Age-Related Changes Can Make Driving Unsafe
Statistics show that age can affect driving abilities and impact older driver safety. Some age-related factors that can affect drivers include:
- Cognition: When you drive, you need to integrate several skills at the same time, including attention, memory and visual processing. Both our judgment and speed of processing can become impaired, jeopardizing driving skills.
- Hearing and Vision Loss: Regular hearing and vision check-ups are imperative since safe driving means hearing honking and emergency sirens and seeing the road and other vehicles.
- Medical Conditions: ALS, Alzheimer’s disease, dementia, diabetes, head trauma, high and low blood pressure, multiple sclerosis, nervous system disorders, severe arthritis, severe elderly depression, sleep disorders, stroke effects, surgery after effects, thyroid disease and the use of medical devices including automatic defibrillators and pacemakers can make driving unsafe.
- Medications: Certain medications can also reduce driving skills, including antihistamines and medications for depression, diabetes and pain reduction. Always ask your doctor how new medications will affect your driving.
- Motor Function: As people age, their flexibility lessens, joints become stiffer and muscles weaken. Operating the brake and gas pedals, turning your head to view traffic and using the steering wheel can become more difficult.
There are resources that caregivers, parents and senior loved ones can use to ensure older driver safety:
Taking a driving class is a good way to assess your own skills and stay safe on the road. Elderly resources like the AARP Driver Safety Program refresher course is the first and largest course created for adults 50 and older. The class looks at 15 warning signals that might mean a person should limit or stop driving. There are 5 warning signs signal the need for a formal driving assessment:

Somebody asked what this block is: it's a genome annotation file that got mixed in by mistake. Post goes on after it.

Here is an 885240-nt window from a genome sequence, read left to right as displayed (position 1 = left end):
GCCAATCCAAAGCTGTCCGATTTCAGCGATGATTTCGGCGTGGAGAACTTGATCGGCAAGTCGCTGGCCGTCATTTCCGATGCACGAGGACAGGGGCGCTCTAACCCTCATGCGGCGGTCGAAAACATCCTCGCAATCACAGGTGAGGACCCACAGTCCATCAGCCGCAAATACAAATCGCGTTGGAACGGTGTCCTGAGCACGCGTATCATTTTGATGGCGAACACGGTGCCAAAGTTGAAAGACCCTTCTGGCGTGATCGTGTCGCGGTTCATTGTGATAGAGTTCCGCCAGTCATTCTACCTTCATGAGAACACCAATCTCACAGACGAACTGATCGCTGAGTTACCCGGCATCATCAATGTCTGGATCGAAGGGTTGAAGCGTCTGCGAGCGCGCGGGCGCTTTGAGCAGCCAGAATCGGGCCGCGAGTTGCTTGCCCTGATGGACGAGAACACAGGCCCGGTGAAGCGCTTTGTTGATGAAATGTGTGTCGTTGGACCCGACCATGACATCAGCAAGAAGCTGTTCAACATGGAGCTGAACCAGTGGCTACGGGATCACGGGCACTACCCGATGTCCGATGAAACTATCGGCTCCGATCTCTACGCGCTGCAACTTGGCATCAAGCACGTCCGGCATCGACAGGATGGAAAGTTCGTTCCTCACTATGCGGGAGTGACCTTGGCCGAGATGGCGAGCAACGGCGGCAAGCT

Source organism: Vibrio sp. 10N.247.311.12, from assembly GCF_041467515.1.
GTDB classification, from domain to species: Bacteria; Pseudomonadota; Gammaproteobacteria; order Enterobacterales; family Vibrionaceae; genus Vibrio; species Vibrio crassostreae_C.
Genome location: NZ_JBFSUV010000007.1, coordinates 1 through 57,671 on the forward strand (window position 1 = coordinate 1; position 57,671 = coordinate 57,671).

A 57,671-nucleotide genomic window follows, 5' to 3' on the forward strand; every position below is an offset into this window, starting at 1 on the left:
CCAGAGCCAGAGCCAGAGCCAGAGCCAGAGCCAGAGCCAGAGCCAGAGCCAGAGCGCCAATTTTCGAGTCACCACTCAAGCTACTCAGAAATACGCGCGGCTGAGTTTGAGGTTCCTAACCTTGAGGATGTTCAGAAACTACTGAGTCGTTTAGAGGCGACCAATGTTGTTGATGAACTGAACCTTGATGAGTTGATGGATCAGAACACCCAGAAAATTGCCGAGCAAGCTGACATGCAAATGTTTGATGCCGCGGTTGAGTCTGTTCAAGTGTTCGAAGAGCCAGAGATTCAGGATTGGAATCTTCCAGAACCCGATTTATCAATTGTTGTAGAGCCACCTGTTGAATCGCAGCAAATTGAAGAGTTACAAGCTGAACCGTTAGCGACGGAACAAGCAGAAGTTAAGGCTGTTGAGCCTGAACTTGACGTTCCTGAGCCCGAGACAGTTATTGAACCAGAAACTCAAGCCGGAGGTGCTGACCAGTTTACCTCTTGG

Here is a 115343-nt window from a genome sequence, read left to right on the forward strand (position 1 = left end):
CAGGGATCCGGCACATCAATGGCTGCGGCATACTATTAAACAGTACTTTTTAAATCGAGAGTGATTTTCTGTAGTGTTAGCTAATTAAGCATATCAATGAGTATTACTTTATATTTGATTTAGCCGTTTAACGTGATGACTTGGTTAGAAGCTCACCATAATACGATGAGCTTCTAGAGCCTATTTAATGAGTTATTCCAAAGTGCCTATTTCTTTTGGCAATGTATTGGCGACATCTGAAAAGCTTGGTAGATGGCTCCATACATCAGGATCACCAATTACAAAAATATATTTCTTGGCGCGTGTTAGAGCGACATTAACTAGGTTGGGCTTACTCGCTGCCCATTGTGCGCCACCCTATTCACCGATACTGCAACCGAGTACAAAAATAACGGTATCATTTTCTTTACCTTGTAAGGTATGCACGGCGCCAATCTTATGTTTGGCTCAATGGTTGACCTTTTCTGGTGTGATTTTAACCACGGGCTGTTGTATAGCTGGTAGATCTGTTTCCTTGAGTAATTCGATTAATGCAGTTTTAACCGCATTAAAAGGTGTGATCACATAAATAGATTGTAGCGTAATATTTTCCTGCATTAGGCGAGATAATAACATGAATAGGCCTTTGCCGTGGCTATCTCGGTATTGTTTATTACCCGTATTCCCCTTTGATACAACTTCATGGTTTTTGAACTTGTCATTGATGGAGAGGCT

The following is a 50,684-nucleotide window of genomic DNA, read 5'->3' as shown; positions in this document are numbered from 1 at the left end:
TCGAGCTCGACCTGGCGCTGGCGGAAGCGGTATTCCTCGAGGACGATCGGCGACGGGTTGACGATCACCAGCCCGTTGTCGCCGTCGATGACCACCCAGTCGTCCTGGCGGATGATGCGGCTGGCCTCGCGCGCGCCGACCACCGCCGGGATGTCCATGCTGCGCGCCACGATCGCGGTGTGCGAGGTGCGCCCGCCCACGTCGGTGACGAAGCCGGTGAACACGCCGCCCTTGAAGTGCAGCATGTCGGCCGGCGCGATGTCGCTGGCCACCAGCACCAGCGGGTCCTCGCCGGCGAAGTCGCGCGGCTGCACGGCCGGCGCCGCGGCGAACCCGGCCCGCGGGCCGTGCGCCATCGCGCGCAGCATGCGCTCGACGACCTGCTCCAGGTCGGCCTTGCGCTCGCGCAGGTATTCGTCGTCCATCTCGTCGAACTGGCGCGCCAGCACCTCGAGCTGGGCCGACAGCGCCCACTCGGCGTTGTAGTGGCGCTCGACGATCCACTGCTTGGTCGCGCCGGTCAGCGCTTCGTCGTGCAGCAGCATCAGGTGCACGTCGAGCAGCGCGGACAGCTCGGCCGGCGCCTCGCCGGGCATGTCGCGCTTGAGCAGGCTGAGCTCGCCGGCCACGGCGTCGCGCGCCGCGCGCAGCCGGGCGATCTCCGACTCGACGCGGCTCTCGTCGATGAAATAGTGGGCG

- Frequent dents or scrapes on the car or on fences, garage doors, curbs, etc.
- More traffic tickets or warnings in the last year or two
- Having crashes, minor accidents, or almost crashing
- Trouble paying attention to or missing signals, road signs, and pavement markings
- Difficulty staying in the lane of travel or changing lanes
After an assessment, a driver often works with an occupational therapist that provides rehabilitation to strengthen skills used in driving. Often the therapist helps fit the car around the person. Devices include parabolic mirrors that yield a panoramic view; knobs or a spinner wheel on the steering wheel; and hand controls for the accelerator and brakes. Often people learn safe driving rules, such as:
- Don’t drive with the radio on or converse with your passengers or use cell phones
- Keep your car in the best shape, with tune-ups, good windshield wipers, aligned headlights, etc
- Always wear seatbelts
- Drive with your headlights on
- Make sure there is enough space between both the cars in front of you and the car behind you
When to Hang Up the Keys
A person has come to the decision on their own, realizing driving is too stressful, and it’s time to retire the car keys. People link the cessation of driving to an end of independence, so it’s important to keep people engaged in activities they enjoy, and to emphasize that retiring from driving is a normal part of aging.
If you or a loved one require to be driven around at a low cost, consider hiring a Senyours companion that can take you to appointments or shopping, learn more at https://www.senyours.io/companion.